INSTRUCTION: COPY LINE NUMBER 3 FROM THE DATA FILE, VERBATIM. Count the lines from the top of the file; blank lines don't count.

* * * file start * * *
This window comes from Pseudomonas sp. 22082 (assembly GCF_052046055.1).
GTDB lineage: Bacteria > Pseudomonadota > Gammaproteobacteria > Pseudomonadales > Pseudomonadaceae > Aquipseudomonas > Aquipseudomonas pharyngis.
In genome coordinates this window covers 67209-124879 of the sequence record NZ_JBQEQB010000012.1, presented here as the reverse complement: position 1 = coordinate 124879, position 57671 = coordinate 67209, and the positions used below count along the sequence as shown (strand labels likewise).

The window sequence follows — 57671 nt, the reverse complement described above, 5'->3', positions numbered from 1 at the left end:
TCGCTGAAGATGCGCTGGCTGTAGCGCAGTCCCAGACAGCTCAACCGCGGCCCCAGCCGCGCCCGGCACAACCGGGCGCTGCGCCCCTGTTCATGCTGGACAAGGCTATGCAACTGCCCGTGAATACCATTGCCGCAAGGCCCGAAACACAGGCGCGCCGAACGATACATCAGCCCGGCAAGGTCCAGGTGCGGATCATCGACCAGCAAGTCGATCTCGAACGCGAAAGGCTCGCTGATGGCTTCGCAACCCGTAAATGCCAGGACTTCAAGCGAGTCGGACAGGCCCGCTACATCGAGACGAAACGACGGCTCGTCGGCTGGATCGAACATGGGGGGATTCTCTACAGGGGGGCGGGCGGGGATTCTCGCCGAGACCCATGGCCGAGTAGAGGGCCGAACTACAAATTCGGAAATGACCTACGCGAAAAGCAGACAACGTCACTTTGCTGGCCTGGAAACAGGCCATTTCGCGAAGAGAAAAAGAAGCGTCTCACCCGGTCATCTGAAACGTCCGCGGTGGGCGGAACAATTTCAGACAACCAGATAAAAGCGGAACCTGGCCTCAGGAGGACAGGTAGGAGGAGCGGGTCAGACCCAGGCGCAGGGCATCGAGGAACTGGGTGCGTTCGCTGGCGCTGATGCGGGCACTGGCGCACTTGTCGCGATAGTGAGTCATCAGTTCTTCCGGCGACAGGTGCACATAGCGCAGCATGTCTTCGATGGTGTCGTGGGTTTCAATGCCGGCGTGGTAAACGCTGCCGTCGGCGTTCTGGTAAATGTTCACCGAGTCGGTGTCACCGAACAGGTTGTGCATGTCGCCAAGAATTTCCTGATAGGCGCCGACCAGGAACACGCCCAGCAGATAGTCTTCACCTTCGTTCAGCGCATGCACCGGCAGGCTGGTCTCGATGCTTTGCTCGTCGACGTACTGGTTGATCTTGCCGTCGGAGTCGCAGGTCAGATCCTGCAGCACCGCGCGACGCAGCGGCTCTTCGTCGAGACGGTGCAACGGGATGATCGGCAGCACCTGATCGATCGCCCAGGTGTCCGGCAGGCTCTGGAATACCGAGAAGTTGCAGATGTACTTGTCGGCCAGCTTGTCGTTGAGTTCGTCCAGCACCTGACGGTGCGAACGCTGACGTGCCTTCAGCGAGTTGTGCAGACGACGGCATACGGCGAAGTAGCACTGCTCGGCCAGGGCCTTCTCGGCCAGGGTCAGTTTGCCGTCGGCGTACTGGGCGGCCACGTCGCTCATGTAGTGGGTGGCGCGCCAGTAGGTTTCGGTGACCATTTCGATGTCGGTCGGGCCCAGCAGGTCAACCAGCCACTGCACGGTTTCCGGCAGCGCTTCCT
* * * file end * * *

In genome coordinates this window covers 67209-124879 of the sequence record NZ_JBQEQB010000012.1, presented here as the reverse complement: position 1 = coordinate 124879, position 57671 = coordinate 67209, and the positions used below count along the sequence as shown (strand labels likewise).